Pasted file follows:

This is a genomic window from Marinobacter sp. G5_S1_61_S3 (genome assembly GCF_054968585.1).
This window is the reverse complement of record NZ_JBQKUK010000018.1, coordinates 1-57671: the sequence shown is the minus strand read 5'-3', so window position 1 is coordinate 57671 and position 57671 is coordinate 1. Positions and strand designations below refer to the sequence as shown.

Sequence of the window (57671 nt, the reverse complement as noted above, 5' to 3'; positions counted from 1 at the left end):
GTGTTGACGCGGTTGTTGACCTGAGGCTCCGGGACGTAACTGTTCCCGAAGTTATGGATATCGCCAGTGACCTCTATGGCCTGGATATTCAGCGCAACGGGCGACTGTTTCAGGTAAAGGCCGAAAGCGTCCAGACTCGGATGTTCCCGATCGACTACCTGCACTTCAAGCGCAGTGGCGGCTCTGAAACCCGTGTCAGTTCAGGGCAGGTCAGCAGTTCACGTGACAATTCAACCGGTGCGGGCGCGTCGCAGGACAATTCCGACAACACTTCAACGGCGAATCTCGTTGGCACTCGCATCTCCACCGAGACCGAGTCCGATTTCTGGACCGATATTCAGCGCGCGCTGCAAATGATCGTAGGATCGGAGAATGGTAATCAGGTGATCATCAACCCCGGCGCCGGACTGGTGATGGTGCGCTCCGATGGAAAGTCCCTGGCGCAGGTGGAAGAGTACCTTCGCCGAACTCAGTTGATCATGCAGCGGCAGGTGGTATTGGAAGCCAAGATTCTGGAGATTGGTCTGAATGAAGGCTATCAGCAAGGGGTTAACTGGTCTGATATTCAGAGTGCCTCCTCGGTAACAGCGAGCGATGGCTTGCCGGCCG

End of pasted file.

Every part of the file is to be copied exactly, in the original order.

This is a genomic window from Marinobacter sp. G5_S1_61_S3 (genome assembly GCF_054968585.1).
This window is the reverse complement of record NZ_JBQKUK010000018.1, coordinates 1-57671: the sequence shown is the minus strand read 5'-3', so window position 1 is coordinate 57671 and position 57671 is coordinate 1. Positions and strand designations below refer to the sequence as shown.

Sequence of the window (57671 nt, the reverse complement as noted above, 5' to 3'; positions counted from 1 at the left end):
GTGTTGACGCGGTTGTTGACCTGAGGCTCCGGGACGTAACTGTTCCCGAAGTTATGGATATCGCCAGTGACCTCTATGGCCTGGATATTCAGCGCAACGGGCGACTGTTTCAGGTAAAGGCCGAAAGCGTCCAGACTCGGATGTTCCCGATCGACTACCTGCACTTCAAGCGCAGTGGCGGCTCTGAAACCCGTGTCAGTTCAGGGCAGGTCAGCAGTTCACGTGACAATTCAACCGGTGCGGGCGCGTCGCAGGACAATTCCGACAACACTTCAACGGCGAATCTCGTTGGCACTCGCATCTCCACCGAGACCGAGTCCGATTTCTGGACCGATATTCAGCGCGCGCTGCAAATGATCGTAGGATCGGAGAATGGTAATCAGGTGATCATCAACCCCGGCGCCGGACTGGTGATGGTGCGCTCCGATGGAAAGTCCCTGGCGCAGGTGGAAGAGTACCTTCGCCGAACTCAGTTGATCATGCAGCGGCAGGTGGTATTGGAAGCCAAGATTCTGGAGATTGGTCTGAATGAAGGCTATCAGCAAGGGGTTAACTGGTCTGATATTCAGAGTGCCTCCTCGGTAACAGCGAGCGATGGCTTGCCGGCCG